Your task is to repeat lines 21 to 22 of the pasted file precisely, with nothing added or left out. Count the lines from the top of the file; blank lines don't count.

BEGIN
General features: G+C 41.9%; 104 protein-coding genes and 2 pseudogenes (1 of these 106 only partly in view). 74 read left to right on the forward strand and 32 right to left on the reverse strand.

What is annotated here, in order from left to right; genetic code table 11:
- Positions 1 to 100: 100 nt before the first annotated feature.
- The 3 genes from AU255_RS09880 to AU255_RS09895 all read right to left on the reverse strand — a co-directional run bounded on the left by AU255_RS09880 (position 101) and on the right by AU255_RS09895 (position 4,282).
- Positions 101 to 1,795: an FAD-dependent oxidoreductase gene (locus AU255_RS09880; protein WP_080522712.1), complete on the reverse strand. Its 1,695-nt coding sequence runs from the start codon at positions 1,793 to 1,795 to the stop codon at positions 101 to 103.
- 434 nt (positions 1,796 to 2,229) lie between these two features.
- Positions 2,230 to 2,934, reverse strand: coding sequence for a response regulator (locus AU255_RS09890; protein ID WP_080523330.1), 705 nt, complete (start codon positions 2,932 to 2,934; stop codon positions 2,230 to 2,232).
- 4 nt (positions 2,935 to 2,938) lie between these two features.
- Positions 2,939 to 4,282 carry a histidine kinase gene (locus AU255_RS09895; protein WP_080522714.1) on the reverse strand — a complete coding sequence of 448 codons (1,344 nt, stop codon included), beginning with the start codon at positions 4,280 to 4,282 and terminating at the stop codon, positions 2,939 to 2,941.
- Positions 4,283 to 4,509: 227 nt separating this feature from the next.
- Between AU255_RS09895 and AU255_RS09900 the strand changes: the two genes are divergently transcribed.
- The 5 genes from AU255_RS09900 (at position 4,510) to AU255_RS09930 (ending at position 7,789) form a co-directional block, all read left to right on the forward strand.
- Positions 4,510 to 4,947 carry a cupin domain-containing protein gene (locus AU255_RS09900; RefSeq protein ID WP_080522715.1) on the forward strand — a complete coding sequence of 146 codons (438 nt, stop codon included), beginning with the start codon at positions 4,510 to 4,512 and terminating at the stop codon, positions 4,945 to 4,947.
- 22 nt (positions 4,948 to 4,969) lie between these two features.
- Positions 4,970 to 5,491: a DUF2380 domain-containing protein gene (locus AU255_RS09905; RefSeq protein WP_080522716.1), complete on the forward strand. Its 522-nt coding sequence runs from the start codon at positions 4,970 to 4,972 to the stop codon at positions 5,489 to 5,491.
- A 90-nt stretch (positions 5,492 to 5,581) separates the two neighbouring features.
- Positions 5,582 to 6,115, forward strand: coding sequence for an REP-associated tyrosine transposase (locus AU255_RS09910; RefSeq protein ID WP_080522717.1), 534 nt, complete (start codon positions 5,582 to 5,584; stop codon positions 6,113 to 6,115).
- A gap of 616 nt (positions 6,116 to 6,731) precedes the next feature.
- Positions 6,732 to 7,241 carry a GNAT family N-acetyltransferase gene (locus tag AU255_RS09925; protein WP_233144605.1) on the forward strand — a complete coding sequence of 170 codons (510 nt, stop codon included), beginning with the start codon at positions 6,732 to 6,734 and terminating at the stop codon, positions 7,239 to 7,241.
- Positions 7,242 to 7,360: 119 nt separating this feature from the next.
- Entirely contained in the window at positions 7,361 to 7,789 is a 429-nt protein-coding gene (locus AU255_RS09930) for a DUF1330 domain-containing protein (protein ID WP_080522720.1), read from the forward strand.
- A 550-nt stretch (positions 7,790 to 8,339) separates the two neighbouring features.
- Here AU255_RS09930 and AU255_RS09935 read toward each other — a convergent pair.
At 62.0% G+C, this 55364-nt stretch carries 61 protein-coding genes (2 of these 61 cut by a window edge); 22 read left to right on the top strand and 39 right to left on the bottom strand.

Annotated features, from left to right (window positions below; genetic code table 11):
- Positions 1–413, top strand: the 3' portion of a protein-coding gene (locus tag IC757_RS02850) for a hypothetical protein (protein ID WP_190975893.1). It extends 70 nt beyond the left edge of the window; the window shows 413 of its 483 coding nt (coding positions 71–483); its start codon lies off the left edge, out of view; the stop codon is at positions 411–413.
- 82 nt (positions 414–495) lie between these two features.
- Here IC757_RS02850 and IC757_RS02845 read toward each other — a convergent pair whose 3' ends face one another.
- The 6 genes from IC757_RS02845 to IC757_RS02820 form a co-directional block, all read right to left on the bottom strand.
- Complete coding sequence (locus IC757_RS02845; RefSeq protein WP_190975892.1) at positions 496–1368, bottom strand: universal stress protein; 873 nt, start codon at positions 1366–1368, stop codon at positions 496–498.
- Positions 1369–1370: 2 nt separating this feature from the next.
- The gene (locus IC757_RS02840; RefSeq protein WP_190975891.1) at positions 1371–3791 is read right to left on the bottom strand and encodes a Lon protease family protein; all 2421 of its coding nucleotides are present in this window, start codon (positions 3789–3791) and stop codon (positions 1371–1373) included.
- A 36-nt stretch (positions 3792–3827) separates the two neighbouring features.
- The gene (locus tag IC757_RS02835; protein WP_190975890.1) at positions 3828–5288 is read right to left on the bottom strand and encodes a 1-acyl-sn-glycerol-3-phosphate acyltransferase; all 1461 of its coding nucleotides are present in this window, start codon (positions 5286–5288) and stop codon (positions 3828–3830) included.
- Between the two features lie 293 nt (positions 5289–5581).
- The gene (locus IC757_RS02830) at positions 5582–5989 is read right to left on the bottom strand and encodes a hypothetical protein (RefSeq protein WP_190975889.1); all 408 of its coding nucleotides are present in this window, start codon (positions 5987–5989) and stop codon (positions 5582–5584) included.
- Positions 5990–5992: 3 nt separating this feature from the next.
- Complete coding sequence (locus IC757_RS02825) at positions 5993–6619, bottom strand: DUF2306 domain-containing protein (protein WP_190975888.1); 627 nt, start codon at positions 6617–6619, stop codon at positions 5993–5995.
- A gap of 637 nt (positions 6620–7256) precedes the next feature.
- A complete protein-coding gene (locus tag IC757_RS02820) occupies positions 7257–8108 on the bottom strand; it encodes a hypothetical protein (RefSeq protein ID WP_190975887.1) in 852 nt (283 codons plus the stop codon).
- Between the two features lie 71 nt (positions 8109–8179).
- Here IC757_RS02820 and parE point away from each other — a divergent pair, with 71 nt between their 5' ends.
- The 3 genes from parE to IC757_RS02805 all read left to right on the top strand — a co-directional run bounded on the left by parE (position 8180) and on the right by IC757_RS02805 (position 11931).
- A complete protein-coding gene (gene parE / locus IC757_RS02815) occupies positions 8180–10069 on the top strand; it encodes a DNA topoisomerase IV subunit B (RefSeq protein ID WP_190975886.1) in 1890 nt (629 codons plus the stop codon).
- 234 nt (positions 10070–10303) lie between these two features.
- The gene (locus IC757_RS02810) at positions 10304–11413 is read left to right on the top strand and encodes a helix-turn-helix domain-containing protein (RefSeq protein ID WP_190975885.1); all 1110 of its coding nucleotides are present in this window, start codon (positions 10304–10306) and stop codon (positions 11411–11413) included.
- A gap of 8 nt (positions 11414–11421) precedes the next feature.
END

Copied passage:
- Entirely contained in the window at positions 7,361 to 7,789 is a 429-nt protein-coding gene (locus AU255_RS09930) for a DUF1330 domain-containing protein (protein ID WP_080522720.1), read from the forward strand.
- A 550-nt stretch (positions 7,790 to 8,339) separates the two neighbouring features.